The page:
I did wrong just above, to speak of my attack on this establishment as the only recreation I took that first wet day; for I remember a terribly moist visit to the former palace of the Popes, which could have taken place only in the same tempestuous hours. It is true that I scarcely know why I should have gone out to see the Papal palace in the rain, for I had been over it twice before, and even then had not found the interest of the place so complete as it ought to be; the fact, nevertheless, remains that this last occasion is much associated with an umbrella, which was not superfluous even in some of the chambers and corridors of the gigantic pile. It had already seemed to me the dreariest of all historical buildings, and my final visit confirmed the impression. The place is as intricate as it is vast, and as desolate as it is dirty. The imagination has, for some reason or other, to make more than the effort usual in such cases to restore and repeople it. The fact, indeed, is simply that the palace has been so incalculably abused and altered. The alterations have been so numerous that, though I have duly conned the enumerations, supplied in guidebooks, of the principal perversions, I do not pretend to carry any of them in my head. The huge bare mass, without ornament, without grace, despoiled of its battlements and defaced with sordid modern windows, covering the Rocher des Doms, and looking down over the Rhone and the broken bridge of Saint-Benazet (which stops in such a sketchable manner in midstream), and across at the lonely tower of Philippe le Bel and the ruined wall of Villeneuve, makes at a distance, in spite of its poverty, a great figure, the effect of which is carried out by the tower of the church beside it (crowned though the latter be, in a top-heavy fashion, with an immense modern image of the Virgin) and by the thick, dark foliage of the garden laid out on a still higher portion of the eminence. This garden recalls, faintly and a trifle perversely, the grounds of the Pincian at Rome. I know not whether it is the shadow of the Papal name, present in both places, combined with a vague analogy between the churches, - which, approached in each case by a flight of steps, seemed to defend the precinct, - but each time I have seen the Promenade des Doms it has carried my thoughts to the wider and loftier terrace from which you look away at the Tiber and Saint Peter's.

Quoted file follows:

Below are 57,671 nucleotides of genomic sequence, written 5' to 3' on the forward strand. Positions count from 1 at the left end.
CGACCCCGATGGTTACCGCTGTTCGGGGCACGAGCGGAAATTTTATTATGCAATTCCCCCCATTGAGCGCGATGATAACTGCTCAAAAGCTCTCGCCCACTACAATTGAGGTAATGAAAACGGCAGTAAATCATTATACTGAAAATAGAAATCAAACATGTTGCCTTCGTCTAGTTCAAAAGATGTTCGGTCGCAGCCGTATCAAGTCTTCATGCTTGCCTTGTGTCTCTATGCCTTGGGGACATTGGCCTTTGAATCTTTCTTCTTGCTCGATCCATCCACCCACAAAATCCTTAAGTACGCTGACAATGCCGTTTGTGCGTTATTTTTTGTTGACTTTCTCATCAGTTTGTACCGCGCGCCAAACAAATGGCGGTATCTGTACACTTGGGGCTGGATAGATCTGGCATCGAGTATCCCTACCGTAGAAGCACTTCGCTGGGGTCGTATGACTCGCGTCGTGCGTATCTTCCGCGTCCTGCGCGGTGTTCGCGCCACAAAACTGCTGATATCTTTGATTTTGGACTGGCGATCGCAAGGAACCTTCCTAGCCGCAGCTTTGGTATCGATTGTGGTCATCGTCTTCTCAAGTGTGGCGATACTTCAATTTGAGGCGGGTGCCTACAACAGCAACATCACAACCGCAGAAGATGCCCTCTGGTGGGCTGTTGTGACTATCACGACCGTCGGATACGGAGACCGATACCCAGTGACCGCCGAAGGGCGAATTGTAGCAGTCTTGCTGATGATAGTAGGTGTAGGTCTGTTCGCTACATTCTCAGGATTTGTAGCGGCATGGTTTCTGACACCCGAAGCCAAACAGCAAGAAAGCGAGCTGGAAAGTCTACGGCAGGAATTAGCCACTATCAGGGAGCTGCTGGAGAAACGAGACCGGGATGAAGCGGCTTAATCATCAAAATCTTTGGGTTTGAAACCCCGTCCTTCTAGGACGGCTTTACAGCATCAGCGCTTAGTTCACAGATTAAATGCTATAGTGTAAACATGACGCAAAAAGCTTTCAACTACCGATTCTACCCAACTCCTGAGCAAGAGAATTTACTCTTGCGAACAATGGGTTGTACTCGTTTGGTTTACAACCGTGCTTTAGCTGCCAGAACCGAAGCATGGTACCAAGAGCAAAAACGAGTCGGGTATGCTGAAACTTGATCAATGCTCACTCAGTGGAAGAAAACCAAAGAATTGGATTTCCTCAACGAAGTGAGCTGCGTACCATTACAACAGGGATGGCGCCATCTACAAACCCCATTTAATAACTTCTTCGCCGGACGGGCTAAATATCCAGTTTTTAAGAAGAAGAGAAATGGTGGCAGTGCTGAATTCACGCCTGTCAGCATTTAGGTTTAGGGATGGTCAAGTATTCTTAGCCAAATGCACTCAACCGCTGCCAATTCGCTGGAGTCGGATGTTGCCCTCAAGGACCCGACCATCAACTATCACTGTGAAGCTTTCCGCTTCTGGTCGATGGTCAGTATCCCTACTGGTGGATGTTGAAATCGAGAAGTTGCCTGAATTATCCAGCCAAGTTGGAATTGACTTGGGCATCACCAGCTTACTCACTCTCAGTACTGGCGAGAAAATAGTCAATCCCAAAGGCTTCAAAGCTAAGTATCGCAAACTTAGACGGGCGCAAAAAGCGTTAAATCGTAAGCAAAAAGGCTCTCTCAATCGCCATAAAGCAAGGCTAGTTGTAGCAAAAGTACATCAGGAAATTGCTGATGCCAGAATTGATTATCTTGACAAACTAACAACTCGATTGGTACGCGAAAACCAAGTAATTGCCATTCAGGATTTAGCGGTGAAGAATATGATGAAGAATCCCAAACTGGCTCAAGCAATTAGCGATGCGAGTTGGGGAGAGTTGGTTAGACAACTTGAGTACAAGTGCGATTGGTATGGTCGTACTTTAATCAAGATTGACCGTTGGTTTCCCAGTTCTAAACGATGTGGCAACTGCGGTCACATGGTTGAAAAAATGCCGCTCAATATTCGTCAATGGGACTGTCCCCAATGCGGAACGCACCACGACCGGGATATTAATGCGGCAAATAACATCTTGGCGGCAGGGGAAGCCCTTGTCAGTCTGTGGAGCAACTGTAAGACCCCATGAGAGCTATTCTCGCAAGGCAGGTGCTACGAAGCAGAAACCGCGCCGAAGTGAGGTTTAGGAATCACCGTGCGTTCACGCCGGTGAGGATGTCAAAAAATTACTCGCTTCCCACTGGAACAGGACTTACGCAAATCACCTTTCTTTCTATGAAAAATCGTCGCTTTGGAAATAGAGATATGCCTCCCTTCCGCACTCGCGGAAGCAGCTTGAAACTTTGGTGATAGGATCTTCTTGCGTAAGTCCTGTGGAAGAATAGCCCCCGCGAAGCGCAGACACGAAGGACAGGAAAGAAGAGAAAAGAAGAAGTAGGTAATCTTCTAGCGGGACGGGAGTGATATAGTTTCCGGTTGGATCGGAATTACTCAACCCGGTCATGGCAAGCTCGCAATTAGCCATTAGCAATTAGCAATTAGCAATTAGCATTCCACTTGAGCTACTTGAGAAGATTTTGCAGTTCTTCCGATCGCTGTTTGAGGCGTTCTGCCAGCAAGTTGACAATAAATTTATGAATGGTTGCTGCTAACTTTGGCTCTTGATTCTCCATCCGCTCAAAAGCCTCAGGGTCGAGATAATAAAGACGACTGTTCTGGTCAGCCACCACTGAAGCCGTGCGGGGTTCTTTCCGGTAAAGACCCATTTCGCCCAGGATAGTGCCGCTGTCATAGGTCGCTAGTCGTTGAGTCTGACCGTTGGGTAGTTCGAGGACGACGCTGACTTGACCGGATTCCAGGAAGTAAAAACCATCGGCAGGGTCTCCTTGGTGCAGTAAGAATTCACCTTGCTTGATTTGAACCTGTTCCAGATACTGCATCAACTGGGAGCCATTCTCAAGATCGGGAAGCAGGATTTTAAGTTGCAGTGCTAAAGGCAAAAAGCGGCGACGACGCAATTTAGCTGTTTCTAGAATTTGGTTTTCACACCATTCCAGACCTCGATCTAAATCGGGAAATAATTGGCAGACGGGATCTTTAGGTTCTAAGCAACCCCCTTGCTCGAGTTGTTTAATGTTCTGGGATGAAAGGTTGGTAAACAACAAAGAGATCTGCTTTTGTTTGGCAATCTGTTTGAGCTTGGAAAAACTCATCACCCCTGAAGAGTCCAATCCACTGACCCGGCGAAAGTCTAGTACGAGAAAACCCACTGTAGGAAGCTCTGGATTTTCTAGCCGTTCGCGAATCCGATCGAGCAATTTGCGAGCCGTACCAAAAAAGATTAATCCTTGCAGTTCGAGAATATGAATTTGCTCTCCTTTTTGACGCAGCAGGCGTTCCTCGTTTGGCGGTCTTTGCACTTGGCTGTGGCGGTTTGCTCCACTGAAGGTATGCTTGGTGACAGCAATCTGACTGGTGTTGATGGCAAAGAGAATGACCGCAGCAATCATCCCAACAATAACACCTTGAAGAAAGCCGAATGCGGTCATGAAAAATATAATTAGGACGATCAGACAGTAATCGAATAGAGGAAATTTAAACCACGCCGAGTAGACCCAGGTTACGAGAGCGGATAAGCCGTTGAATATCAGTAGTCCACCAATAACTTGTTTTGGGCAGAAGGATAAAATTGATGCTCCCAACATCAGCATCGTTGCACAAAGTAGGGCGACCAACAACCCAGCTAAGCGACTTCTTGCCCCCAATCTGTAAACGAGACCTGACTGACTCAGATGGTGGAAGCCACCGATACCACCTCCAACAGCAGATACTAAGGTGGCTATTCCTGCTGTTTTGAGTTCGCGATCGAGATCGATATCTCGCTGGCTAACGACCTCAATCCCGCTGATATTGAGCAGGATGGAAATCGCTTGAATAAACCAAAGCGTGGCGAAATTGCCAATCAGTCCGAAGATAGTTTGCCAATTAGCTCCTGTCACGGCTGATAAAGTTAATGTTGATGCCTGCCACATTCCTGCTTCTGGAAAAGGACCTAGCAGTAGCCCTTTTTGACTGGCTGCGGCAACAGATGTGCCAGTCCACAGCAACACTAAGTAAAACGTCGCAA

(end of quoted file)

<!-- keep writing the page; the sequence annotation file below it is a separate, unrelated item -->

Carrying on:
As you stand before the Papal palace, and especially as you enter it, you are struck with its being a very dull monument. History enough was enacted here: the great schism lasted from 1305 to 1370, during which seven Popes, all Frenchmen, carried on the court of Avignon on principles that have not commended themselves to the esteem of posterity. But history has been whitewashed away, and the scandals of that period have mingled with the dust of dilapidations and repairs. The building has for many years been occupied as a barrack for regiments of the line, and the main characteristics of a barrack - an extreme nudity and a very queer smell - prevail throughout its endless compartments. Nothing could have been more cruelly dismal than the appearance it presented at the time of this third visit of mine. A regiment, changing quarters, had departed the day before, and another was expected to arrive (from Algeria) on the morrow. The place had been left in the befouled and belittered condition which marks the passage of the military after they have broken carnp, and it would offer but a melancholy welcome to the regiment that was about to take possession. Enormous windows had been left carelessly open all over the building, and the rain and wind were beating into empty rooms and passages; making draughts which purified, perhaps, but which scarcely cheered. For an arrival, it was horrible. A handful of soldiers had remained behind. In one of the big vaulted rooms several of them were lying on their wretched beds, in the dim light, in the cold, in the damp, with the bleak, bare walls before them, and their overcoats, spread over them, pulled up to their noses. I pitied them immensely, though they may have felt less wretched than they looked. I thought not of the old profligacies and crimes, not of the funnel-shaped torture-chamber (which, after exciting the shudder of generations, has been ascertained now, I believe, to have been a mediaeval bakehouse), not of the tower of the glaciere and the horrors perpetrated here in the Revolution, but of the military burden of young France. One wonders how young France endures it, and one is forced to believe that the French conscript has, in addition to his notorious good-humor, greater toughness than is commonly supposed by those who consider only the more relaxing influences of French civilization. I hope he finds occasional compensation for such moments as I saw those damp young peasants passing on the mattresses of their hideous barrack, without anything around to remind them that they were in the most civilized of countries. The only traces of former splendor now visible in the Papal pile are the walls and vaults of two small chapels, painted in fresco, so battered and effaced as to be scarcely distinguishable, by Simone Memmi. It offers, of course, a peculiarly good field for restoration, and I believe the government intend to take it in hand. I mention this fact without a sigh; for they cannot well make it less interesting than it is at present.